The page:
This 1984 Lincoln Continental Diesel Is A Rare And Interesting Oil Burner

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Sadly, the Lincoln Continental is once again being discontinued after the conclusion of the 2020 model year, the fourth time in its long existence on this earth. But Ford’s luxury arm’s flagship has already cemented its place in the automotive model hall of fame after serving as a pinnacle of automotive design and helping to introduce the personal luxury car segment to the world. But those are probably not things most think of when they look at this 1984 Lincoln Continental diesel that’s currently up for sale on Craigslist.

No, the seventh-generation Continental isn’t exactly as beautiful as its forefathers, and certainly not nearly as luxurious. Most have simply forgotten about this mid-size four-door sedan, which rode on a stretched version of Ford’s Fox platform, which was modified from the the one used in the Ford Thunderbird and Mercury Cougar.

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A pair of engines were available in the seventh-gen Continental when it launched, including a 5.0L V8 that produced a mere 131 horsepower and a no-cost option 3.8L V6. But by 1983, both had been replaced by the Lincoln Town Car’s fuel-injected 5.0L V8.

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However, Lincoln also offered a Continental diesel in 1984 only that utilized a BMW 2.4L inline-six cylinder turbodiesel that produced 114 horsepower and was backed by a ZF four-speed automatic transmission. The powertrain choice was a direct response to diesel offerings from Cadillac and European luxury brands at the time.

The Continental diesel proved to be a flop in the market, and Lincoln only sold around 1,500 of them, which led to its prompt discontinuation. This particular car is one of those rare oddities, and the seller claims that it runs and drives very well. For what it’s worth, the car does look to be in pretty solid condition, albeit with a very dirty interior and engine bay.

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It may not ever be what one might call a valuable collector’s item, but the Continental diesel is an interesting footnote in history. Not to mention one that quite a few people may not even be aware of.


We’ll have more unique finds like this to share soon, so be sure to subscribe to Ford Authority for more Lincoln news, Lincoln Continental news, and non-stop Ford news coverage.

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Written by Brett Foote

Brett's lost track of all the Fords he's owned over the years and how much he's spent modifying them, but his current money pits include an S550 Mustang and 13th gen F-150.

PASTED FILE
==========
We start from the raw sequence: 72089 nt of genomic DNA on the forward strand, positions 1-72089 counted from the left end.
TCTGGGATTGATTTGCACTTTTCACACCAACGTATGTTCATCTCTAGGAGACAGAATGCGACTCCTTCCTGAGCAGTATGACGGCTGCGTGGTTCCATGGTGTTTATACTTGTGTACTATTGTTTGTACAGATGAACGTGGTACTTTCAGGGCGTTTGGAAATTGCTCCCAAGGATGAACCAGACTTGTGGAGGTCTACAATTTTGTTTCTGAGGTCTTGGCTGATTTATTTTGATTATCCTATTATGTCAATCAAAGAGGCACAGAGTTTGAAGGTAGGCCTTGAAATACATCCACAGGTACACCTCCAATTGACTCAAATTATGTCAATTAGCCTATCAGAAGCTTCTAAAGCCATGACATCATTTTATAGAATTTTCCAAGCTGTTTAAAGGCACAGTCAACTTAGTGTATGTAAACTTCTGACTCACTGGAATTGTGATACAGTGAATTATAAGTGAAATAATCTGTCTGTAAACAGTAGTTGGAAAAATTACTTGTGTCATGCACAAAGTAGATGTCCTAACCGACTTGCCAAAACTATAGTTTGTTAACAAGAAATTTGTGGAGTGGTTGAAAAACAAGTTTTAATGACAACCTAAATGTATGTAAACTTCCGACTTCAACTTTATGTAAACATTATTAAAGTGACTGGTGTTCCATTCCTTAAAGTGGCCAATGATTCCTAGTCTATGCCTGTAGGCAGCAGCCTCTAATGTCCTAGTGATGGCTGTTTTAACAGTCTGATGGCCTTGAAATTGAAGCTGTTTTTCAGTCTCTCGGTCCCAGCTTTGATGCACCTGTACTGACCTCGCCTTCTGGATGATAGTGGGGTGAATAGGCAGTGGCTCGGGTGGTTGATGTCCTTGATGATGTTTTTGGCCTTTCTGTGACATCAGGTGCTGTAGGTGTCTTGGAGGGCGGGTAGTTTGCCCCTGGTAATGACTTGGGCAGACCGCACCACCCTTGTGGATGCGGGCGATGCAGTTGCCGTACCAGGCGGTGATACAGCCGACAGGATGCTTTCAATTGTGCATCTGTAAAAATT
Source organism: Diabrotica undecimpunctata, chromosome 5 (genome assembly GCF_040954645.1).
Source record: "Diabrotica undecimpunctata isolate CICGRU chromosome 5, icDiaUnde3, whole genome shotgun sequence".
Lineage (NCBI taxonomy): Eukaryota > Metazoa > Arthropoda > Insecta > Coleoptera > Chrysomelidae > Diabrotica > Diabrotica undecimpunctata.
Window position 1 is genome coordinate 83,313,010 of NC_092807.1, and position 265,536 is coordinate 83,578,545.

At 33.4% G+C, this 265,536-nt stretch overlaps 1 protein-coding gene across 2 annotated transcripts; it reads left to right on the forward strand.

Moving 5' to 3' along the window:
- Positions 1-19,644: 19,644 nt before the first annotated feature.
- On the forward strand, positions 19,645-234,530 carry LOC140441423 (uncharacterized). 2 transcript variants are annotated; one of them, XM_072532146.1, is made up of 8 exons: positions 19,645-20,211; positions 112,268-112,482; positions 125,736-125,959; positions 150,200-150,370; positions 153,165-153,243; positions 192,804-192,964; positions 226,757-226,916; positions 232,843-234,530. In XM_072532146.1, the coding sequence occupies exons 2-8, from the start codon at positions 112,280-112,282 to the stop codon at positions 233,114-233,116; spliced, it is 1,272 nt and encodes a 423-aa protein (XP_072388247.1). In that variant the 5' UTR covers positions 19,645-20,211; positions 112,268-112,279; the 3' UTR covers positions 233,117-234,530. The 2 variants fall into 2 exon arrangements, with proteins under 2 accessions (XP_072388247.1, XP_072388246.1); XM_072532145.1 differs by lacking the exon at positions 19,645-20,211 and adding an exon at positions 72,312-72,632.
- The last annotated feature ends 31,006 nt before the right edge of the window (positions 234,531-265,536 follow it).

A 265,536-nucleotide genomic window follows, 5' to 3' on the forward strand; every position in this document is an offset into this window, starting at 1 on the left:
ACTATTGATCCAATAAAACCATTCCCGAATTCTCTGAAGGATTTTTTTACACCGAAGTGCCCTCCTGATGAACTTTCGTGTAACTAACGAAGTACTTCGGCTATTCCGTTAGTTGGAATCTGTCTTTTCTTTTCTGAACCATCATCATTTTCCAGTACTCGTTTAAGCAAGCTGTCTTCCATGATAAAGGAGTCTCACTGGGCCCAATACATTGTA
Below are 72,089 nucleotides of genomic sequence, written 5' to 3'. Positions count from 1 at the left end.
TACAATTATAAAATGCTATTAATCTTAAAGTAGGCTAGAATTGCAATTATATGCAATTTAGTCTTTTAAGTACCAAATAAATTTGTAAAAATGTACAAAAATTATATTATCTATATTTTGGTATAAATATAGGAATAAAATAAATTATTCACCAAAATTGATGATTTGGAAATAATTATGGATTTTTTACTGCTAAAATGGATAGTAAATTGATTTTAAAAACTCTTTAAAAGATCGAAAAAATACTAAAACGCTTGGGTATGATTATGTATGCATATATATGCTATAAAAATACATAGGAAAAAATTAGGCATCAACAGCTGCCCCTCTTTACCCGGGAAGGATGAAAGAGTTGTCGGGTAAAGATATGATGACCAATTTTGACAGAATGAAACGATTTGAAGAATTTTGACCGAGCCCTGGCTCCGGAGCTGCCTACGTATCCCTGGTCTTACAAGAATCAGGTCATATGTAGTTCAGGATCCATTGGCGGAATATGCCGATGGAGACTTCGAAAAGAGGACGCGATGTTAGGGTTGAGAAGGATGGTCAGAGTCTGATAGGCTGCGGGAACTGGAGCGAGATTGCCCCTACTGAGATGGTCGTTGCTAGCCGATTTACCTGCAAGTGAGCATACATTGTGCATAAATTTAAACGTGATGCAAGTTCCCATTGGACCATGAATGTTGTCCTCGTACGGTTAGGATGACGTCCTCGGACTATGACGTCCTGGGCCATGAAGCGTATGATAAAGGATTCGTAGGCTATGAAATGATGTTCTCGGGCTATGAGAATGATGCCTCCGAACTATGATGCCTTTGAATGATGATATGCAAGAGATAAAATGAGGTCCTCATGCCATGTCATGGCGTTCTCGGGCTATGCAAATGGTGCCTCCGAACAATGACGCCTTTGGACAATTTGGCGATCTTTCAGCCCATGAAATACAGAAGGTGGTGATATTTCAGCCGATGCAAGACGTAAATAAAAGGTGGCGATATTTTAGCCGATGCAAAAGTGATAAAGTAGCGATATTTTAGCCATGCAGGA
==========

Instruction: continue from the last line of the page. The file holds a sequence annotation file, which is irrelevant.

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  1. Either didn’t know about it or forgot about it. Diesel engines in cars over here never really got over too well. Perhaps the GM cars that had them in the late 1970’s into the 1980’s scared people away. MERCEDES BENZ had them but they were accepted. Oh well.

    • That’s exactly it–GM’s Oldsmobile Diesel fiasco set back acceptance of diesel passenger cars in the US by nearly 30 years.

  2. Lincoln want to build a diesel I have a great idea how about a twin turbo charged Hybrid Power Stroke Call it Super Chief. Suicide doors remote control power tailgate up and down, remote control power bed cover, optional glass roof. The cool thing at Lincoln is the push button transmission which they should keep along with all 2022 model getting the 2017 Continental Outside door handles. Lincoln should be build off it’s on History to make new landmark vehicles for the future, instead of adding Grills head and tail lights to Ford product. The 80’s was where America Automotive Companies start following imports like BMW and Mercedes Benz instead of building what Americans loved about American cars. Epic Fail for America. Stop following let’s start Leading again

    • Unless they really have a change of heart, I think for the people at FORD, the sedan is there to stay…away.

  3. I had a Mark VII with the BMW turbo diesel. Not real fast off the line, but would run for hours on a tank of fuel, and the speedo flashing 85 because it wouldn’t register anything higher. 40+ mpg wasn’t unusual either with reasonable speed.

  4. None of the three Continental engine choices would pull the skin off a rice pudding back then. But they were fairly nice highway cruisers as they kind of floated down the road!

  5. That’s true Dave and while the recent version of the CONTINENTAL has a heck of a lot more power than the 1984 model, it too was never meant to be a sport sedan. But rather a smooth riding car that glides along the avenue or interstate without drama. But this time around so many people were put off by the fact that it has front wheel drive and too many shared parts from other FORD products. Good Heavens it probably had the same alternator from the F150.🙂 But like it or not the market spoke in both the 1984 and 2017-2020 versions.

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